Some Phone Calls, 2 Big Checks, and Rabbi Is Charged
By ALAN FEUER • New York Times
Rabbi Milton Balkany, the director of a Brooklyn Jewish day school, was on the phone last month with a proposition for a man he had never met, the president of a giant Connecticut hedge fund, SAC Capital Advisors.
The matter required tact. The rabbi, who often counsels Jewish inmates, had recently met a prisoner at the Otisville Federal Correctional Institution, a prison in Orange County, N.Y., who had told him that the hedge fund had been trading on illegal information. Rabbi Balkany was calling now, the government contends, to make a deal: $4 million for two religious schools in Brooklyn — one of them his own — in exchange for the prisoner’s silence.
“I would probably be a little more comfortable just, you know, seeing you face to face because not everything — even though it’s legal and nothing improper — not everything is for a telephone,” he reassured the fund’s president, according to an excerpt of a transcript of the recorded call.
When the president asked outright what the payments were for, Rabbi Balkany did not mince words. According to the excerpt, he said: “You can go to sleep completely comfortable, without any worry. That’s what I can tell you.”
What the rabbi didn’t know was that the man he thought was the hedge fund president was, in fact, a federal agent, and that his delicate proposition — and several previous calls — had been captured on tape. A few weeks later, he met the hedge fund’s actual general counsel, who handed him a pair of corporate checks: one for $2 million and another for $1.25 million. Hours after trying to deposit them on Thursday at a Citibank branch in Borough Park, Brooklyn, he was arrested, the government said.
He was charged with wire fraud, extortion, blackmail and making false statements.
The allegations, if true, would be one more colorful chapter in the vivid life of Milton Balkany, who was once known as the “Brooklyn Bundler” for the vast sums of money he raised for politicians — most of the Republican bent — from Rudolph W. Giuliani to George W. Bush.
Rabbi Balkany has given benedictions to the United States Senate and the House of Representatives (“I stand here today among the jewels of our nation”) and, as his lawyer, Benjamin Brafman, once said, “There are not a great many Orthodox men in Borough Park who can pick up the phone and get just about any United States senator to take the call.”
Mr. Brafman, who had just returned from Los Angeles when the rabbi was arrested, had little to say about the current case, but said Rabbi Balkany “has done a lot of good for many people.”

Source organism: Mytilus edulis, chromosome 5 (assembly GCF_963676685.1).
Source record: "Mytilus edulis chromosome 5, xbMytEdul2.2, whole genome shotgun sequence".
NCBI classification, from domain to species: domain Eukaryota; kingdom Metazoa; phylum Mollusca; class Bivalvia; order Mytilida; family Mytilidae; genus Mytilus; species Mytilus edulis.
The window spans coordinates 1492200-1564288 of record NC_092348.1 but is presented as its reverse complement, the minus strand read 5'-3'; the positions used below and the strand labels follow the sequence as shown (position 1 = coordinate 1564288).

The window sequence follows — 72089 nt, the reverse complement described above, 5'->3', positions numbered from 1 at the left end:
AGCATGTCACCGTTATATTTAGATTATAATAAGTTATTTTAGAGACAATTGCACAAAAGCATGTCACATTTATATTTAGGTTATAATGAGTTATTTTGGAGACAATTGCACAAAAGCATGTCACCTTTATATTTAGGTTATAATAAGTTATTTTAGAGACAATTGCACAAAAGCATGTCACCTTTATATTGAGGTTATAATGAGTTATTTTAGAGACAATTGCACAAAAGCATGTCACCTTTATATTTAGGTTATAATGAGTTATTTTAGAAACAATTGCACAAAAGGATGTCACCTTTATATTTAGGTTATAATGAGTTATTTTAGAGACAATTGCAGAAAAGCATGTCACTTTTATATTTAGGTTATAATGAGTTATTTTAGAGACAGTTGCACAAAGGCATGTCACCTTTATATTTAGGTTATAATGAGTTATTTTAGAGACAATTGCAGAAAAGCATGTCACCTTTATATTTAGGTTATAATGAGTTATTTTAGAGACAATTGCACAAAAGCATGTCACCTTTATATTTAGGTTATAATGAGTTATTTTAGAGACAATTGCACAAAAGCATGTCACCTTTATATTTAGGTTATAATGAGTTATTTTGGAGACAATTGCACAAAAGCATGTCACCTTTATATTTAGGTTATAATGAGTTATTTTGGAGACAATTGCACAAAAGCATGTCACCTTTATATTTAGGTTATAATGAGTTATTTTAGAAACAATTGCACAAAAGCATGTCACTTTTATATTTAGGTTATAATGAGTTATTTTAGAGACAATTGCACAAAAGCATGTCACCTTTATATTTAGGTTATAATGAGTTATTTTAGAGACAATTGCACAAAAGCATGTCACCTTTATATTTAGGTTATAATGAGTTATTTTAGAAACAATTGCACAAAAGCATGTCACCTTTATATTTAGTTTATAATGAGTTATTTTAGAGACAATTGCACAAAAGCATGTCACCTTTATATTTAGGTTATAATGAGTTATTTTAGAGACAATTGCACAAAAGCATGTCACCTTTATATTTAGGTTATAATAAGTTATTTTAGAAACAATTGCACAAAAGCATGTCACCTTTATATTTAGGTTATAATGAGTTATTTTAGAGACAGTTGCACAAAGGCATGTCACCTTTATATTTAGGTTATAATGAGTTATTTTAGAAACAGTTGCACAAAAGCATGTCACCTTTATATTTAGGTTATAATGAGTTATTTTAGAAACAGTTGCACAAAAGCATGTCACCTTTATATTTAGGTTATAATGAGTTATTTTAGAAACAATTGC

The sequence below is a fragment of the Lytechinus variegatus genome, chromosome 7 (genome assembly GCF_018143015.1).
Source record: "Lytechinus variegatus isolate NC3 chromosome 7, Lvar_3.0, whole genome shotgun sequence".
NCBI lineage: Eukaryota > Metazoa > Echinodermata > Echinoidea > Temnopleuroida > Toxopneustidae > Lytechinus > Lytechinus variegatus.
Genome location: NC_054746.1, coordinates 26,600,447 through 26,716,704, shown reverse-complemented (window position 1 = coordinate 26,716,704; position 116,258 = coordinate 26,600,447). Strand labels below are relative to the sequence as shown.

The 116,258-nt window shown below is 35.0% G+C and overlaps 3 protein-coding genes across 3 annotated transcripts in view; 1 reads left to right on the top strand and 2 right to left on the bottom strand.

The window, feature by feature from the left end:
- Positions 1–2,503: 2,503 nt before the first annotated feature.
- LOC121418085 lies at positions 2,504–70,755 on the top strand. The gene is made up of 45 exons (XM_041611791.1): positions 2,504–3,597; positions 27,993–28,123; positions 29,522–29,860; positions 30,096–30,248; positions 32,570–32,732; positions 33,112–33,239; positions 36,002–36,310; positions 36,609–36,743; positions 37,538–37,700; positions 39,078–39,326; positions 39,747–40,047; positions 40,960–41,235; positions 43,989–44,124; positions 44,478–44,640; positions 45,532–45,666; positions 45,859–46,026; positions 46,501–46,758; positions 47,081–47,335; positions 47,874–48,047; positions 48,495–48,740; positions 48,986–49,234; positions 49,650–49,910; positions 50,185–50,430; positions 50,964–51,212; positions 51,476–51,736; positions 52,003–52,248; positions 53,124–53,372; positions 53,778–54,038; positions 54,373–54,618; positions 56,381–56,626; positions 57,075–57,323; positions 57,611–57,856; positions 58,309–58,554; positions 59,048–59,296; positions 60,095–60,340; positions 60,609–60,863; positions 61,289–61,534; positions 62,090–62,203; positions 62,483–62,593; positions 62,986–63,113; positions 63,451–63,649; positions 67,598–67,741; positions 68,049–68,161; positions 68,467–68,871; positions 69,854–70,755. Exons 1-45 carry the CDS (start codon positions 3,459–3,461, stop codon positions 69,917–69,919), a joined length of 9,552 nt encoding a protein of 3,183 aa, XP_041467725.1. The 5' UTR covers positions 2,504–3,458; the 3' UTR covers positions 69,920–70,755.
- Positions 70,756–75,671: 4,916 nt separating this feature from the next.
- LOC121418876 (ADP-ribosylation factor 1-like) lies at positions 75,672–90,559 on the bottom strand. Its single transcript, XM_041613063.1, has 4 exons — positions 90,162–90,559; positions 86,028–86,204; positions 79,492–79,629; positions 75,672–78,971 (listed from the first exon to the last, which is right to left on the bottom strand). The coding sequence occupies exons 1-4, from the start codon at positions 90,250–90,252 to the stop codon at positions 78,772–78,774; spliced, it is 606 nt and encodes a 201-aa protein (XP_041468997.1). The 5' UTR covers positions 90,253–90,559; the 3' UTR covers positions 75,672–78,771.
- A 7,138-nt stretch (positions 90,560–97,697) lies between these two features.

“I’ve just started to review the allegations,” he added, “and I’m hopeful that we will be able to demonstrate that the charges are defensible and that his motives were not corrupt.”
Working from the Bais Yaakov school in Borough Park, Rabbi Balkany transformed family connections — he married into the Rubashkin kosher meat dynasty — and an exceptionally avid personality into something of a fund-raising powerhouse. Though his clout has diminished in recent years due to the Democrats’ ascent, in the past he enjoyed access to the likes of Bob Dole, the former Kansas senator, and he and his sprawling family have contributed large amounts to Congressional candidates in states from Utah to Virginia.
“He sells access,” said an officer at a national Orthodox Jewish group who spoke on the condition of anonymity because, as he put it, he was “afraid of getting into a fight with Rabbi Balkany.”
“He plays right up to the edge and sometimes he falls over,” the officer said. “His base of power is that he’s feared, he’s respected and he’s very, very good at what he does. There are lots of people out there who take money and don’t deliver. He takes money and delivers.”
In 2003, the rabbi was arrested on charges of misappropriating $700,000 in federal housing grants, parts of which wound up, the authorities say, in the bank accounts of companies where his relatives had interests and other parts of which surfaced in the form of personal checks made payable to “Rabbi Balkany.” While that case was eventually dismissed, he suffered the indignity of having The New York Post, in several articles, refer to him as “The Robbi.”
Jonathan Gasthalter, a spokesman for SAC Capital, declined to comment on the case. But federal prosecutors say it began last month when SAC’s chief lawyer reached out to the United States attorney’s office in Manhattan, saying that Rabbi Balkany had called with “specific information” about the fund that could, according to a criminal complaint released this week, be used to damage its reputation.
Rabbi Balkany presented his motives as pure: he and the fund’s manager were “co-religionists,” the complaint says, and Rabbi Balkany “did not want to see him get hurt.”
Still, such purity had a price, the complaint contends, and thus began a fevered round of negotiations — much of it caught on tape — in which the rabbi can be heard protesting that he is “not here to threaten” and is certainly not “a holdup man.” Consider, the complaint quotes him as saying, how much money it would cost the fund if it had to defend itself against charges of insider trading: $20 million? $30 million?
As for the $4 million he himself was requesting, he said, “I don’t consider it a lot of money.”